It would be very easy to lambast and bemoan the Chicago Bears decision to maintain consistency at the head coach level. But I contend the Bears are doing exactly what is required, and what is prudent, given their current circumstance.
Let me get the obligatory acknowledgement out of the way – yes Matt Eberflus is now on the hot seat, bestowed from on high a second chance after a dismal two years. For NFL head coaches, the ultimate metric is NFL wins, but I am guessing the Bears organization acknowledged themselves that despite the poor and disappointing record, there is a lot of good, with some great, to build upon. This is effectively year two of their rebuild, and for that I don’t think Eberflus’s seat is as hot as most think. Outside of another 3-14 train wreck, the Bears head coach is likely being given another year and change to make Chicago a playoff contender.
The Flip Alternative
While it may be difficult to appreciate after their last stinging loss to the Green Bay Packers, hiring a new head coach outright would have far greater risk that keeping Eberflus. Just like with draft picks, there are no guarantees that the next guy selected is going to be better, no matter his talent, resume, or even how many college championships he has won. Nothing can ever be certain when your team is one among the 31 elite organizations in the world, all with the same goal. All each team can do is weigh their current pros and cons, and what makes sense for themselves over the next two to three years. It is with this in mind that I think the Bears recognize both their current strengths and weaknesses as they leave 2023 behind and plan for the new year NFL cycle.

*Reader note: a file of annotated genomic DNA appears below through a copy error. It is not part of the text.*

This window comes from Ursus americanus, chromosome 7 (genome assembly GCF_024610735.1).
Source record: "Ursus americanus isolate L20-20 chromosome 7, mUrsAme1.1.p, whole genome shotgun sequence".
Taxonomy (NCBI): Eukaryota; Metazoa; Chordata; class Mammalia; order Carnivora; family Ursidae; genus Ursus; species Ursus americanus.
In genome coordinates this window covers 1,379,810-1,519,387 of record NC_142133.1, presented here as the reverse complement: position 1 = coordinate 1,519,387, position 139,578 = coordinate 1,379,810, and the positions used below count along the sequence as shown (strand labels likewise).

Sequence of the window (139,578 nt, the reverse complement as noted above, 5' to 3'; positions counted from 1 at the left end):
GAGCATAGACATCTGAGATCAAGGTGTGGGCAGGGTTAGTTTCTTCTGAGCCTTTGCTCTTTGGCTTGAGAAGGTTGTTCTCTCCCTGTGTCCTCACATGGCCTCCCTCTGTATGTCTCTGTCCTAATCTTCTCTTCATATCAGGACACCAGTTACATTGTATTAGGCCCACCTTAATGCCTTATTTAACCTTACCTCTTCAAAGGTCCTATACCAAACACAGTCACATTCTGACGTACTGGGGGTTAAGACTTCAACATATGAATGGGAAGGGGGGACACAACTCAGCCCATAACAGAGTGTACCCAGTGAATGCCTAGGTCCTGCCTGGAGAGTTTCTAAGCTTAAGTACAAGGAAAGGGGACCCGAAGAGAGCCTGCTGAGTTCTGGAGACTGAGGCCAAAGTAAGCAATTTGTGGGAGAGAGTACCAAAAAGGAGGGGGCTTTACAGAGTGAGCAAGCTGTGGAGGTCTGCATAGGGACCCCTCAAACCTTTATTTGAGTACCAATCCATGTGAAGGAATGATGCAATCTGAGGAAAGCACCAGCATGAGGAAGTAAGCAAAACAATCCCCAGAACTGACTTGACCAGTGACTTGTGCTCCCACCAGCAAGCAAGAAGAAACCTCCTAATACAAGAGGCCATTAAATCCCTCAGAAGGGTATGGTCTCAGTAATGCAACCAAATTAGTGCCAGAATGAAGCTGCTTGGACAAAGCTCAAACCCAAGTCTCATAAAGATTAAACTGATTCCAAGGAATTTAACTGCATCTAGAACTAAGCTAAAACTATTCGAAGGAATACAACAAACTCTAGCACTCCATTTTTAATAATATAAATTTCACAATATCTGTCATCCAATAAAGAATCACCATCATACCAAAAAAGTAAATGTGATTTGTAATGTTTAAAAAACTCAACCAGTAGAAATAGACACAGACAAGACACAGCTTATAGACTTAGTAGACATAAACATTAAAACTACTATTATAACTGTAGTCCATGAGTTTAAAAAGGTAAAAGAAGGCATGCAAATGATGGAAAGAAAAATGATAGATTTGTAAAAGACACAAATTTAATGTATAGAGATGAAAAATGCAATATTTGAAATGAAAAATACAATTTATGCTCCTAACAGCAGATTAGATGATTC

The 2023 Bad
If you look at the Bears 2023 season as whole, ignoring all of the early draft and Justin Fields hype, what was really the gaping hole that broke the team’s slim chances of playoff contention? The Offense.
The Offense had some very questionably creative play calling which, if had worked, would have made Offensive Coordinator Luke Getsy look like a genius. But the calls did not work, most of the time. The Offense could not hold fourth quarter leads. The Offense could not score touchdowns, noticeably in the latter games.
The Offense showed no signs of life or improvement. Yes, there were brief flashes of good, but the overall stats, I doubt, affirm year-over-year progress. It is for these reasons the firing of most of the offensive staff seemed warranted and necessary.
The other big question is how much of the offense’s problems were due to their quarterback, but more on that later.
The 2023 Good
I feel it is hard for a remote fan like me to appreciate how well the Chicago Bears actually held up through 2023, despite so much ridiculousness that could have avalanched lesser organizations, and head coaches, into complete disarray, culminating loss of the team’s motivation and confidence, not to mention the ensuing circus press. That did not happen, despite alleged FBI raids and abrupt coaching resignations, all while the team showed negative progress on field during the first four to six games.